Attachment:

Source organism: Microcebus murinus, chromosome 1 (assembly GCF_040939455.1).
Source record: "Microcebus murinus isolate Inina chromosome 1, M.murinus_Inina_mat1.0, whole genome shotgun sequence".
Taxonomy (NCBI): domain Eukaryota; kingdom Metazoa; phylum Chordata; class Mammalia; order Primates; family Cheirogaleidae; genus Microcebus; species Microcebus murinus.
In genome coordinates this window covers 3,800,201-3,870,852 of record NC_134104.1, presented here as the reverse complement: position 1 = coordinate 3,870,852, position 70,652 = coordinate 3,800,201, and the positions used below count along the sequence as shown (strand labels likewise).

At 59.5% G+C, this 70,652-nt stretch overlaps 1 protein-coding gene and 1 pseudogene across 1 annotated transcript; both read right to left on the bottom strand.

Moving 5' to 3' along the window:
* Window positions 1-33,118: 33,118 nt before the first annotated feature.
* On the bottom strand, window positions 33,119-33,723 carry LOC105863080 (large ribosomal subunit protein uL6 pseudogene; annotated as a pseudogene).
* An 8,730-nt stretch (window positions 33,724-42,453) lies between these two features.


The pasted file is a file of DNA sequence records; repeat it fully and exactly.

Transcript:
Source organism: Microcebus murinus, chromosome 1 (assembly GCF_040939455.1).
Source record: "Microcebus murinus isolate Inina chromosome 1, M.murinus_Inina_mat1.0, whole genome shotgun sequence".
Taxonomy (NCBI): domain Eukaryota; kingdom Metazoa; phylum Chordata; class Mammalia; order Primates; family Cheirogaleidae; genus Microcebus; species Microcebus murinus.
In genome coordinates this window covers 3,800,201-3,870,852 of record NC_134104.1, presented here as the reverse complement: position 1 = coordinate 3,870,852, position 70,652 = coordinate 3,800,201, and the positions used below count along the sequence as shown (strand labels likewise).

At 59.5% G+C, this 70,652-nt stretch overlaps 1 protein-coding gene and 1 pseudogene across 1 annotated transcript; both read right to left on the bottom strand.

Moving 5' to 3' along the window:
* Window positions 1-33,118: 33,118 nt before the first annotated feature.
* On the bottom strand, window positions 33,119-33,723 carry LOC105863080 (large ribosomal subunit protein uL6 pseudogene; annotated as a pseudogene).
* An 8,730-nt stretch (window positions 33,724-42,453) lies between these two features.